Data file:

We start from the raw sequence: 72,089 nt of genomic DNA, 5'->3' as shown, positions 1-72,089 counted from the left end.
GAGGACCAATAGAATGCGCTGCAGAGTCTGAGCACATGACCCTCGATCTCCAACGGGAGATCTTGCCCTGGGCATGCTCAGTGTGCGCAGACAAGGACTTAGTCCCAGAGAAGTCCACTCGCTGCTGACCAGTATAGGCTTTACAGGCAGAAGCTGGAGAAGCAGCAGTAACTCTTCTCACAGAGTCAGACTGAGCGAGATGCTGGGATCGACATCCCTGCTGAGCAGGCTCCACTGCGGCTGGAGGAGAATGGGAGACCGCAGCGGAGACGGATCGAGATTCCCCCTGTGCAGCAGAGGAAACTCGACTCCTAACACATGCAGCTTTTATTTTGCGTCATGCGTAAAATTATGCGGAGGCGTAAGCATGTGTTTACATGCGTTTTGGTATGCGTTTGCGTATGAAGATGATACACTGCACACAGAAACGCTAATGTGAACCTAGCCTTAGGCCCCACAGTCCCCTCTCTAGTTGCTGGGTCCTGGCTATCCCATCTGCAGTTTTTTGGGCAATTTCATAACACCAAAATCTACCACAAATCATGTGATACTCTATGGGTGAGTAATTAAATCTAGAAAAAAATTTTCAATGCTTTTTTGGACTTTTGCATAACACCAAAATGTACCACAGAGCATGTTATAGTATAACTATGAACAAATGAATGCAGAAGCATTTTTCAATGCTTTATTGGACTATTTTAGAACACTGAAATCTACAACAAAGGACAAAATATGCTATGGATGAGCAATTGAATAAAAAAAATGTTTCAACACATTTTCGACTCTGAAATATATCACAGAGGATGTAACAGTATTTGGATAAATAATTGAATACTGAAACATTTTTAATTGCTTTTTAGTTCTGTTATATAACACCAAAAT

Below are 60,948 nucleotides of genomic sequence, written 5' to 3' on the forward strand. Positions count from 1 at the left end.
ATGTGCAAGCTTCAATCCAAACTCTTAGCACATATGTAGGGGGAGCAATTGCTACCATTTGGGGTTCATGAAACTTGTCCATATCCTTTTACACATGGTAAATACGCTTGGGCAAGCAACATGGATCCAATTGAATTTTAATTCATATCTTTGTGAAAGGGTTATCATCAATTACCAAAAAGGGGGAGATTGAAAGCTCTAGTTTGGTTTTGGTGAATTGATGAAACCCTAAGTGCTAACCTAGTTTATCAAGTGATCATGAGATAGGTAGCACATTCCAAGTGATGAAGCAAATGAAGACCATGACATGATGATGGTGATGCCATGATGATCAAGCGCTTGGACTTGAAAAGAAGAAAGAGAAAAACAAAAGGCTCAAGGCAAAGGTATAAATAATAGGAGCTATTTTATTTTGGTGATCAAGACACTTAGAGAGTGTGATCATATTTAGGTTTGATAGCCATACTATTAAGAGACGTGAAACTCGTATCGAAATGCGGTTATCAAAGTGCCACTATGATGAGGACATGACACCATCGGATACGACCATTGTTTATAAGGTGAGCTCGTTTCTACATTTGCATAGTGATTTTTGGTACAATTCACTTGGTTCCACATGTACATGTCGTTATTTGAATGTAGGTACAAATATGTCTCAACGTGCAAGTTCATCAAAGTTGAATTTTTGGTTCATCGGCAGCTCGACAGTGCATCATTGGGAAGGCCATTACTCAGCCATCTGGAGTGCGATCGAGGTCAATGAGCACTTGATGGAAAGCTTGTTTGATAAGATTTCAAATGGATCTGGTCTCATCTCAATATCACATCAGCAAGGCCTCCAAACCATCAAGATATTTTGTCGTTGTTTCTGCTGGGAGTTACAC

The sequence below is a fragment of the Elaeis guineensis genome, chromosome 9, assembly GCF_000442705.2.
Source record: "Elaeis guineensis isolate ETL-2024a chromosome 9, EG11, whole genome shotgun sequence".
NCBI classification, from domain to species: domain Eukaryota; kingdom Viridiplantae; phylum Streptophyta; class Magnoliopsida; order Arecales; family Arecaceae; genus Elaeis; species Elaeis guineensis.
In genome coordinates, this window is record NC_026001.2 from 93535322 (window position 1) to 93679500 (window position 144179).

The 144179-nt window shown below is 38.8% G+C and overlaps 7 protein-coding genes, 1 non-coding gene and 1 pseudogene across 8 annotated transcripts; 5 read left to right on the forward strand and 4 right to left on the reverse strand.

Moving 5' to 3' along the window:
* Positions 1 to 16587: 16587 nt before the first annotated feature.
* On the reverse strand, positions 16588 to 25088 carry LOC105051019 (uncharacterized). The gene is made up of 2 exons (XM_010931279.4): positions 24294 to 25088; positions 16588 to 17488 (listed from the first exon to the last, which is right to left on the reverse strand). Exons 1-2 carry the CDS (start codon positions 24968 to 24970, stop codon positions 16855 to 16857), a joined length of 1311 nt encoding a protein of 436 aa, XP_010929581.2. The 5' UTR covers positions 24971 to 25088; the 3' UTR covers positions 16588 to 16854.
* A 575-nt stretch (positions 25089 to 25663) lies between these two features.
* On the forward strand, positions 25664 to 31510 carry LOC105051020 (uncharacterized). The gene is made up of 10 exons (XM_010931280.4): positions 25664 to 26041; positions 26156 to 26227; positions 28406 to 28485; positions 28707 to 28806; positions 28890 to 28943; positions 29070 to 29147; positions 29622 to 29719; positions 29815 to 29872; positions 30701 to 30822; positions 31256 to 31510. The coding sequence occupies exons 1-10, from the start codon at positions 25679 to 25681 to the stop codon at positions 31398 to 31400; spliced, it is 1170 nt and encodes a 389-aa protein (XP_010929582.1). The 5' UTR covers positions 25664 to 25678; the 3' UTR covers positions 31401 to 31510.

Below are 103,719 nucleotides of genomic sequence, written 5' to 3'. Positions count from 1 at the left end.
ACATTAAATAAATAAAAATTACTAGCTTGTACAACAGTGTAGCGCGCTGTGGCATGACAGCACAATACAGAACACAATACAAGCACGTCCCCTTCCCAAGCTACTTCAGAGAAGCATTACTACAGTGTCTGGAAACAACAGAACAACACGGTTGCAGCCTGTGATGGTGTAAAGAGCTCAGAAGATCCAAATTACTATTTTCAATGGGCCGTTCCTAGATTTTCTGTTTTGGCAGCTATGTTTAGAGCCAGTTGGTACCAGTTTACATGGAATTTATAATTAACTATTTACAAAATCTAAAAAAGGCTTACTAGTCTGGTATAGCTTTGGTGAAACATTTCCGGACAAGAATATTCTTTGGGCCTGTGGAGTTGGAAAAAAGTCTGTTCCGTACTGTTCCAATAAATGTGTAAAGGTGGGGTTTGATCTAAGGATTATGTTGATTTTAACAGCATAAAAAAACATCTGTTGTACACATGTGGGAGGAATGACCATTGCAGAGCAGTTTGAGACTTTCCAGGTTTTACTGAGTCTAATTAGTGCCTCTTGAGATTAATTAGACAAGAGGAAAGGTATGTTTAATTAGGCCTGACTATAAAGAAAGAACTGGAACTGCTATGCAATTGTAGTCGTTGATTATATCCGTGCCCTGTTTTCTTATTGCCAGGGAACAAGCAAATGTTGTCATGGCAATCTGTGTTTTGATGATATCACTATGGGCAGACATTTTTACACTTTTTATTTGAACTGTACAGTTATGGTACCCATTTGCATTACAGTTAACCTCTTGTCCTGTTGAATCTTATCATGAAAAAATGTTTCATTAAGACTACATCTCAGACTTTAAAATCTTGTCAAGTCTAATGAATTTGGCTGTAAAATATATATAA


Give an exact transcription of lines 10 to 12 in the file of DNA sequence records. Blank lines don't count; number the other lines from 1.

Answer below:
Moving 5' to 3' along the window:
* Positions 1 to 16587: 16587 nt before the first annotated feature.
* On the reverse strand, positions 16588 to 25088 carry LOC105051019 (uncharacterized). The gene is made up of 2 exons (XM_010931279.4): positions 24294 to 25088; positions 16588 to 17488 (listed from the first exon to the last, which is right to left on the reverse strand). Exons 1-2 carry the CDS (start codon positions 24968 to 24970, stop codon positions 16855 to 16857), a joined length of 1311 nt encoding a protein of 436 aa, XP_010929581.2. The 5' UTR covers positions 24971 to 25088; the 3' UTR covers positions 16588 to 16854.